4. Experimental Results

A characteristic STM image of the CNT-DNA sample is shown in Figure 2(a). The DNA-covered parts of the nanotube are visible as large island-like protrusions on a flat substrate surface. Three notable features of the samples are evident in Figure 2(a). First, all observed islands have similar structure. This suggests that either we are able to resolve the structure of only one type of CNT-DNA hybrids or else hybrids consisting of different SWNT types have the same geometry. However, the latter assumption contradicts previous experimental [16, 18, 28, 37] and theoretical [17, 25, 28, 38] results that demonstrated strong dependence of the DNA wrapping geometry on CNT chirality. Therefore, we conclude that only one type of CNT-DNA sample is observable due to the selectivity of the DNA wrapping with respect to the tube chirality.

Second, there are no uncovered ends of SWNTs visible in the image as one might expect from the length differences between a typical SWNT (~100’s of nm) and 20-mer ssDNA. This discrepancy can be explained by the sonication step in the sample preparation procedure [18]. Previously, it was found that thorough sonication leads to multiple nanotube breakages resulting in significant nanotube length reduction [17]. In our case, DNA-covered segments serve as fortified islands along the nanotube length, causing the breaks to occur at the edges of such regions and leaving only short, 10–15 nm, fragments of the original SWNT for observation. This suggests that the length of the CNT-DNA hybrids can be controlled with some degree of precision by varying the length of the ssDNA-covered segments and subsequent thorough sonication. This observation might be important for medicinal application of these materials. For instance, there is good agreement between multiple preclinical studies that shortening of functionalized CNT helps to reduce cytotoxicity [5, 39].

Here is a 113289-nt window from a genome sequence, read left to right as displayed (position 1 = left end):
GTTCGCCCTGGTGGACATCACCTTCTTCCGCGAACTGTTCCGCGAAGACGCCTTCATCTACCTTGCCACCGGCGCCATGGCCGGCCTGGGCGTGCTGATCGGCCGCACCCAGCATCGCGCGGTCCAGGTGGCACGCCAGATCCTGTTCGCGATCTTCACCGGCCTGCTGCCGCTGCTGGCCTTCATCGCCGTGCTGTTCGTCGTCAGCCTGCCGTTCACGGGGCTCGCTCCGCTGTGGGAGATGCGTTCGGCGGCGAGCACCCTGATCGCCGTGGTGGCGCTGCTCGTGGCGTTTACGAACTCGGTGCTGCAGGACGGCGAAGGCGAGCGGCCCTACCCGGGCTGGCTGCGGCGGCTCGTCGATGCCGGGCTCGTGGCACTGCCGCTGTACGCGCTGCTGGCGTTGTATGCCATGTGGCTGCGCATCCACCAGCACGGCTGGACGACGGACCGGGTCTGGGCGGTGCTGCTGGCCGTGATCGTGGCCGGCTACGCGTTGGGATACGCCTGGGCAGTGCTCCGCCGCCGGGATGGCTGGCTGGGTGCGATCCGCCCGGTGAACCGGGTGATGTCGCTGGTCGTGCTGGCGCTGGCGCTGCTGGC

Third, the STM image in Figure 2(a) and height profile in Figure 2(b) clearly demonstrate the coiling character of the DNA strand binding to the nanotube surface. Regular height modulations of the DNA-covered segments of the CNTs are also visible in the image. Two sections of the hybrid profile emphasize the periodic nature of these modulations both along the nanotube (Section A) and across it (Section B). We attribute the three height peaks in Section A, Figure 2(b), to the three DNA coils lying on top of the nanotube surface. Indeed, the modulation depth of ~2 Å matches quite well an expected ~3 Å distance between the nanotube surface and the nucleotides that are aligned parallel to it in the π-stacking geometry [23, 25]. Section B represents the CNT-DNA hybrid profile variations in the direction of DNA coiling. Importantly, this section is oriented at a 63.4° angle with respect to the nanotube axis obtained in the same way as explained in [18]. This angle represents the DNA wrapping angle and should depend on the particular DNA sequence and the nanotube type, because nucleotides tend to arrange themselves on the nanotube surface in such a way as to minimize tension in the combined CNT-DNA system [33].

The overall observed width of the CNT-DNA composite is on the order of 5 nm. This value deviates significantly from the expected  nm combined width of the CNT-DNA hybrid. The width of  nm is expected due to the contribution of the CNT diameter of ~1-2 nm and DNA-CNT separation of ~0.3 nm (a typical π-stacking distance) on both sides of the CNT, as was discussed previously in [18]. We believe that DNA detachment from the nanotube sidewalls during annealing causes this discrepancy, increasing the overall hybrid width. The periodicity of the height profile in Section B also suggests that there are longitudinal DNA strand distortions that cannot be associated with any predicted binding stoichiometries [18]. However, it is impossible to directly detect the DNA detachment from the CNT surface using STM. The exposed CNT regions, if any occur during annealing, will protrude by about a nanometer and will not be accessible for direct imaging due to the cone-like shape of the STM tip.